Forest Collapse and Global Warming

SUBHEAD: New York Times headlines the destruction of northern Americas forests from global warming. By Daniel Kessler on 1 October 2011 for Treehugger - ( Image above: A mountainside in the Bob Marshall Wilderness in Montana shows area at upper right burned in a recent fire, and the living stand of forest under attack by mountain pine beetles. From NYT original story. New York Times reporter Justin Gillis is out this morning with "With Deaths of Forests, a Loss of Key Climate Protectors," a recommended read for anyone concerned about how climate change is affecting the planet and what it means for the present and future. Gillis looks at the warning signs from the world's forests and the signals aren't good: wildfires, drought and insect infestations are putting vast tracts of forests under extreme stress, leading to feedback loops that result in more CO2 in the atmosphere.

Writes Gillis:

"The devastation extends worldwide. The great euphorbia trees of southern Africa are succumbing to heat and water stress. So are the Atlas cedars of northern Algeria. Fires fed by hot, dry weather are killing enormous stretches of Siberian forest. Eucalyptus trees are succumbing on a large scale to a heat blast in Australia, and the Amazon recently suffered two "once a century" droughts just five years apart, killing many large trees.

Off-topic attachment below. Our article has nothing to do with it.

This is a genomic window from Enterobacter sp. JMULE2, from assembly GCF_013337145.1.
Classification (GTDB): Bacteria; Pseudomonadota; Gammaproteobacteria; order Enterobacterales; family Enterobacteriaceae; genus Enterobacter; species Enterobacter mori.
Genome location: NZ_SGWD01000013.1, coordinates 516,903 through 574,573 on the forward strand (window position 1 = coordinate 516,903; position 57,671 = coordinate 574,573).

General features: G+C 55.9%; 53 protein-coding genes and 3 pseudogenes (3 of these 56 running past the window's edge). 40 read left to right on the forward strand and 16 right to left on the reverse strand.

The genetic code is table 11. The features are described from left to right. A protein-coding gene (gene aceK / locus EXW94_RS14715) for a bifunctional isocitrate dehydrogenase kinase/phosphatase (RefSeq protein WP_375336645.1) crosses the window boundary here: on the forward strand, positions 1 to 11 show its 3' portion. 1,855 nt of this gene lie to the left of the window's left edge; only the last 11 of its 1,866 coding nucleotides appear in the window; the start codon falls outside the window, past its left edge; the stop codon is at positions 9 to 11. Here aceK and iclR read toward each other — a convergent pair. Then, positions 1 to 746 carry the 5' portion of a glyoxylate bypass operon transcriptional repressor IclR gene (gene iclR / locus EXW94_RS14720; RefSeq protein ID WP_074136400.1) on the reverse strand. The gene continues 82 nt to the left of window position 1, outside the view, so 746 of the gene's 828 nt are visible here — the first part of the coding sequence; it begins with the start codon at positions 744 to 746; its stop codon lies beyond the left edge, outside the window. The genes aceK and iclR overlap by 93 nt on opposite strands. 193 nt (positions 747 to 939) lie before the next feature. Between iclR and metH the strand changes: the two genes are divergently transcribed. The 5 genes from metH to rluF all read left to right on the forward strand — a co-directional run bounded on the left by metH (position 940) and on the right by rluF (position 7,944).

Experts are scrambling to understand the situation, and to predict how serious it may become.

Scientists say the future habitability of the Earth might well depend on the answer. For, while a majority of the world's people now live in cities, they depend more than ever on forests, in a way that few of them understand."

The situation with the planet's forests makes it more important than ever that the world's governments come together to finally agree to a deal to protect forests, which absorb as much as 25 percent of our carbon emissions. On the table is a UN framework called Reduced Emissions from Deforestation and Forest Degradation, known as REDD. The system would create a mechanism for rich countries to pay poorer forested countries such as Indonesia to protect their forests. Right now, they have an incentive to destroy forests to sell the timber and to make room for commodities like soy and cattle.

Governments have stumbled over the specifics of REDD for years, but they will yet another chance to strike a deal in November at the Durban climate talks. Let's hope the negotiators read Gillis' story and realize that we don't have a minute to waste.

Video above: Greenpeace - Saving Sumatra's Peatland Forests From original article ( .

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